“ It is well settled law that a surviving spouse can sell orencumber property belonging to the community for the purposeof paying off debts of the community, and although the childrenare no parties to such sale or encumbrance they are bound by it.In the present case the sale was not a private sale by the widow,but a forced sale against her by order of Court, and surely apublic sale so held cannot be said to be of less force than aprivate one, which undoubtedly would have been valid.
“ The surviving parent is not only entitled to alienate propertyfor the payment of debts, but is also the person to collect thedebts due to the community. It follows, therefore, that he is alsothe proper person to be sued for a mortgage debt incurred duringthe community.
“ If then this land was sold upon a decree so obtained against thesurvivor, surely the children are hound by it, although they wereno parties to it. The children were only entitled to a moiety of thefree residue after the common debts had been paid, and this landwas sold for the payment of such a debt.
I think the strongest reason for upholding the Fiscal’s sale isthis. The widow obtained letters of administration in due course,and her children acquiesced therein, and must be presumed tohave ratified her acts and omissions. Two months after theFiscal’s sale, namely, in April, 1880, she accounted to the Court inthe administration case that the debt to Mr. Pieris had been paidoff bv the sale of this estate and another unencumbered estate.
“ Till April, 1896, when the plaintiff seems to have got holdof the woman, neither she nor her children ever thought of
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questioning the full validity of the Eiscal’s sale of sixteen yearspreviously. Even if the Fiscal had done what he was not entitled todo, the administratrix has clearly ratified her act by her tacit assentthereto, and this she had the power to do. The children whoacquiesced in the act of the administratrix and took no steps torecover their shares, if they thought they had been illegallydispossessed, must be presumed to have ratified the sale (vide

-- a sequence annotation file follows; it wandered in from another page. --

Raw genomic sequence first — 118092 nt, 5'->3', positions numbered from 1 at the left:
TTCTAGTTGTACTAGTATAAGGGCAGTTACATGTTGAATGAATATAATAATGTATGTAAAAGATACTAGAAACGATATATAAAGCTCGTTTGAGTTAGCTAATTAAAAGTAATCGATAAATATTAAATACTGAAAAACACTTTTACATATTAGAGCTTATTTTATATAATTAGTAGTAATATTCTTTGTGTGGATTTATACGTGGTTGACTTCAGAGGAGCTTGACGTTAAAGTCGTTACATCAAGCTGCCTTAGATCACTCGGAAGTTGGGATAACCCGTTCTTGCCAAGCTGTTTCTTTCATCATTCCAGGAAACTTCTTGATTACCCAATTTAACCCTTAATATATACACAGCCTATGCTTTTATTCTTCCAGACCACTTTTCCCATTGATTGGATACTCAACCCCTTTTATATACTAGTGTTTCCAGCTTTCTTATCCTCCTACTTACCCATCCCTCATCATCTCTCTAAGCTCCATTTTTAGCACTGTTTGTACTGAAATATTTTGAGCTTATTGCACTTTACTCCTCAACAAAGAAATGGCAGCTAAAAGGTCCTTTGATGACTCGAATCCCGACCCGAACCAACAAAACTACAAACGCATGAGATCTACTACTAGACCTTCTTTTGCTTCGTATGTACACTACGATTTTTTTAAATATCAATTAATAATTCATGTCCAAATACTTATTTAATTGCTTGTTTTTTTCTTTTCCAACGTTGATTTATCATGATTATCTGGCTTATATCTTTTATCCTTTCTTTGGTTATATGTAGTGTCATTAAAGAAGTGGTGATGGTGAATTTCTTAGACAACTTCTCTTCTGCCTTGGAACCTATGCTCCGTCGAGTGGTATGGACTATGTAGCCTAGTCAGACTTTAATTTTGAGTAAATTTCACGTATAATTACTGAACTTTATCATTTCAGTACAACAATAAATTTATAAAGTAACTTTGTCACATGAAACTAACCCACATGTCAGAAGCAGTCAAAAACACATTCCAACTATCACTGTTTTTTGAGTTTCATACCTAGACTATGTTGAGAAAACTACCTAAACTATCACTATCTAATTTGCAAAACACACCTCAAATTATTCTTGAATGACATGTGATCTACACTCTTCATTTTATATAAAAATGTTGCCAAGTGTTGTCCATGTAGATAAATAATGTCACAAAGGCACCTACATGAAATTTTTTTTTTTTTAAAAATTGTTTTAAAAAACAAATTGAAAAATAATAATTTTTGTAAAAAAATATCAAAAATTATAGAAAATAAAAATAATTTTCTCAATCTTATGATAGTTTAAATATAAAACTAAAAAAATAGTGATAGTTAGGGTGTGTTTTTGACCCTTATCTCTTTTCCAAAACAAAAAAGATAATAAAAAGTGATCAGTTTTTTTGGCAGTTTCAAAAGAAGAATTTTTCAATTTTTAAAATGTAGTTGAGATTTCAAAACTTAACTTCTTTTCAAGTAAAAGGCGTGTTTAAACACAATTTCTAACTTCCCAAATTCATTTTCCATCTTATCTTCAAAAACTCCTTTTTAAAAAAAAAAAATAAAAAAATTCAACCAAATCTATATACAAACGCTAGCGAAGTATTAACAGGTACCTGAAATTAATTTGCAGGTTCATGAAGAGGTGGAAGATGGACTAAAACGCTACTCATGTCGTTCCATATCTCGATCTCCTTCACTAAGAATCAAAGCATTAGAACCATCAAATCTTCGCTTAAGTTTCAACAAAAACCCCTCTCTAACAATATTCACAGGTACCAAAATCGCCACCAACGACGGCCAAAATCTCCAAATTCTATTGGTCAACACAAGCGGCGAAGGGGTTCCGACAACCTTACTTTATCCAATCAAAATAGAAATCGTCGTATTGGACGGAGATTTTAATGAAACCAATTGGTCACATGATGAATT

S.C. judgment in D. C., Batticaloa, No. 1,735, decided 25thOctober, 1898).
“ Both law and equity are against the plaintiff in this case.Before an old transaction like this can be opened up the plaintiffmust first show that the children in whose shoes he now standsdid not get their proper shares out of their father’s estate(5 S. C. C. 70). This he studiously abstains from doing, and heradmissions show conclusively that the debt for which this parti-cular estate was sold was far in excess of its value, so that there wasno free residue left thereout which their children can lay claim to.
“ I hold that the Fiscal’s sale was binding on the plaintiff’s threevendors, and that Mr. Pieris obtained under his conveyance titleto the whole estate, including the children’s interests.
" The plaintiff’s action is dismissed with costs.”
Walter Pereira (with him H. A. Jayawardena), for appellant.—The widow was sued as executrix de son tort by Jeronis Pieris.She could not be executrix de son tort because, having beenmarried in community of property, she was entitled to continuein possession. She could not be said to have intermeddled with theestate. The judgment against her binds her personally as regardsthe half share she was entitled to. It does not bind the children.In Obina v. TJsifu (7 S. C. C. ISO), where a widow of a deceasedmortgagee was sued as executrix de son tort, and the plaint prayedfor a mortgage decree against the property hypothecated for themortgage debt, it was held that a mortgage decree could not beobtained except in a suit to which the legal representatives of thedeceased were parties (Oriental Bank v. Boustead, 6 S. C. C. 2;Silva v. Wattvhamy, 3 S. C. R. 164). Jeronis Pieris, as mortgagee,should have taken out letters of administration as a creditor forrealizing his security, if he found the widow was not going totake out letters herself. But the fact was, the widow’s applica-tion for letters was pending in Court when he came in with hisplaint and obtained judgment against her as executrix de son tort.The idea of executor de son jtort is foreign to our law. In theCharter of 1833, section 27, District Courts are empowered tocontrol executors and administrators, but neither in that enactment